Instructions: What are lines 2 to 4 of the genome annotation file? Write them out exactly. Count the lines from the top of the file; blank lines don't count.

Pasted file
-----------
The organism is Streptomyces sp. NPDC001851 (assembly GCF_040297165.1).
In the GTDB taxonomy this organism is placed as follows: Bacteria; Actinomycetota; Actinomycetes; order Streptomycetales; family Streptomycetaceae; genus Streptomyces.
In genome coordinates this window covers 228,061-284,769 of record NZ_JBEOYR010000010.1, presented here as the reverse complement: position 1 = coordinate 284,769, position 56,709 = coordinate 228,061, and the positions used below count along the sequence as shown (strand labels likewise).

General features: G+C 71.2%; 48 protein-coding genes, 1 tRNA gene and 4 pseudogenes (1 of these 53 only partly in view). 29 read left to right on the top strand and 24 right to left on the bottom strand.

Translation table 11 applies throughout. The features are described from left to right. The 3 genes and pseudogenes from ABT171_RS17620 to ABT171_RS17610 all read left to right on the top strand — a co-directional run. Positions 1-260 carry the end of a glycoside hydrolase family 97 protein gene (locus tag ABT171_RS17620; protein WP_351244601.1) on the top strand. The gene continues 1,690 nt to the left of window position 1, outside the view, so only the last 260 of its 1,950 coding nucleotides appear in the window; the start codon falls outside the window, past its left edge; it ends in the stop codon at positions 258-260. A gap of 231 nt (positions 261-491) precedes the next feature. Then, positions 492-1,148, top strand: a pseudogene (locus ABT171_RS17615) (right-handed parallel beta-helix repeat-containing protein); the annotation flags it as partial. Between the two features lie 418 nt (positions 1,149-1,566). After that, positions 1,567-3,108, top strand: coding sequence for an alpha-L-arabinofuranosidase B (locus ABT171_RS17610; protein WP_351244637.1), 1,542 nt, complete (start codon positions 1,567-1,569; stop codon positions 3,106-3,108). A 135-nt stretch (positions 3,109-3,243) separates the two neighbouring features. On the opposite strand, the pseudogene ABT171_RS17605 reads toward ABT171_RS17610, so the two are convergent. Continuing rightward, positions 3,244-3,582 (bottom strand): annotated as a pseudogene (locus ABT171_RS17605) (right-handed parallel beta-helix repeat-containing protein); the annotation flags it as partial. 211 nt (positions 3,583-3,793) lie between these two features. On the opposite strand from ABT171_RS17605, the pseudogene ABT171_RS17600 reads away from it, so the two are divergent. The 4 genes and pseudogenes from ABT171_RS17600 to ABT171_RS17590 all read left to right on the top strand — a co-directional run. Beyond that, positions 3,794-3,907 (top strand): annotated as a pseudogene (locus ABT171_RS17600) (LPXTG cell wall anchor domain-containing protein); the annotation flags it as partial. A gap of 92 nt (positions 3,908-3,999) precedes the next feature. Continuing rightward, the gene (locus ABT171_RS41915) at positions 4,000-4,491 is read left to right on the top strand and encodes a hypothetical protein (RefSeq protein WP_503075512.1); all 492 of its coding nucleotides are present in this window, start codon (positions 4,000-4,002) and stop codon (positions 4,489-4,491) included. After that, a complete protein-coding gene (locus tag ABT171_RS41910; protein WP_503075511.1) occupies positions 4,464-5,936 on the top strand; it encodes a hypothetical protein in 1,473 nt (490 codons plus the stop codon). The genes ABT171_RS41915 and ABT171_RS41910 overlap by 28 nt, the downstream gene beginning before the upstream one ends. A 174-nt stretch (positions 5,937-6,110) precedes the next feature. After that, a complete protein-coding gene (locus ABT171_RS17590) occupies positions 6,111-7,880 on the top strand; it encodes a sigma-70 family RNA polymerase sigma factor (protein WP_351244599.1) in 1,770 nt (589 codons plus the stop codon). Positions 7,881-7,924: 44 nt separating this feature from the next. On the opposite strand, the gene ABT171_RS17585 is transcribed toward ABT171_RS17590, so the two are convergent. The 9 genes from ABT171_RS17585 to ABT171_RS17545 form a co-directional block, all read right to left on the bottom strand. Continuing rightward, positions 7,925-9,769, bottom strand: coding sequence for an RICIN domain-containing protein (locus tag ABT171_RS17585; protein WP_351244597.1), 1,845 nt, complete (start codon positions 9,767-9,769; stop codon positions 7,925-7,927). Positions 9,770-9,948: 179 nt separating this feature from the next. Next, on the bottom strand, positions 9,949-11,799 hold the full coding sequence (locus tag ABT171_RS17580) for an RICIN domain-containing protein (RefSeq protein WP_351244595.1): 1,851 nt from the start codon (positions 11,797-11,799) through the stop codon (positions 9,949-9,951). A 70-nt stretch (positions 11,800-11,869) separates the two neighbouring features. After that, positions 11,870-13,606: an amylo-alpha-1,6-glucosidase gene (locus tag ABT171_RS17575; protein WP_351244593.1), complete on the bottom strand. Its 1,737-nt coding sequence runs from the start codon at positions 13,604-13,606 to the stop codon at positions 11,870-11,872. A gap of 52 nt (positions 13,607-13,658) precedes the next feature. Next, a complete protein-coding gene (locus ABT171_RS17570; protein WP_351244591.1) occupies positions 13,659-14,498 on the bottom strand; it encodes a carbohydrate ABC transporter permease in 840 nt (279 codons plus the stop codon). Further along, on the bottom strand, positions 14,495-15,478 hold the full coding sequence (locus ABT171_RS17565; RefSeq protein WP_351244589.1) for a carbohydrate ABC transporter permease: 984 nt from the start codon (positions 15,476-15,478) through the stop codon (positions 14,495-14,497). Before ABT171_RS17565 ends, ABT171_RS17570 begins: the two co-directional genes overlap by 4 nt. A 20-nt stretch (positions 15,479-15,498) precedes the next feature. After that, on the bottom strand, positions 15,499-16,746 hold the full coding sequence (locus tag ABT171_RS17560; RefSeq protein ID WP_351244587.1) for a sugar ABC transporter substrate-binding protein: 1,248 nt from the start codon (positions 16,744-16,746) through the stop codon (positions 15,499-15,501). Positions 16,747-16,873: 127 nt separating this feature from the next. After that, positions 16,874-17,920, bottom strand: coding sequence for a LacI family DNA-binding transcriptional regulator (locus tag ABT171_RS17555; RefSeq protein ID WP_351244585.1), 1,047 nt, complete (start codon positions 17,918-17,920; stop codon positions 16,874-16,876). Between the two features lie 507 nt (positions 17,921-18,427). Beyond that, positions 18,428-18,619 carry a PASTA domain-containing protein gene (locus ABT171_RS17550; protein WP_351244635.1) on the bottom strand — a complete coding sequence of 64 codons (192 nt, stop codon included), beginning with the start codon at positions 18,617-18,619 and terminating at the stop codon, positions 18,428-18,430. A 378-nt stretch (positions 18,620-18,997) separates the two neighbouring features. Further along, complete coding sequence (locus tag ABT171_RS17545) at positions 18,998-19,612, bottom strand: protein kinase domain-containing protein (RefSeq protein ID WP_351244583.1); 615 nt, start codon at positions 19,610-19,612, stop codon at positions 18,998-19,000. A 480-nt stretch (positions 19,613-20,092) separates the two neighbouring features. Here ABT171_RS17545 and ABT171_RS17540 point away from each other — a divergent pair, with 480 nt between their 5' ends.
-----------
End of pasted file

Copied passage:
In the GTDB taxonomy this organism is placed as follows: Bacteria; Actinomycetota; Actinomycetes; order Streptomycetales; family Streptomycetaceae; genus Streptomyces.
In genome coordinates this window covers 228,061-284,769 of record NZ_JBEOYR010000010.1, presented here as the reverse complement: position 1 = coordinate 284,769, position 56,709 = coordinate 228,061, and the positions used below count along the sequence as shown (strand labels likewise).

General features: G+C 71.2%; 48 protein-coding genes, 1 tRNA gene and 4 pseudogenes (1 of these 53 only partly in view). 29 read left to right on the top strand and 24 right to left on the bottom strand.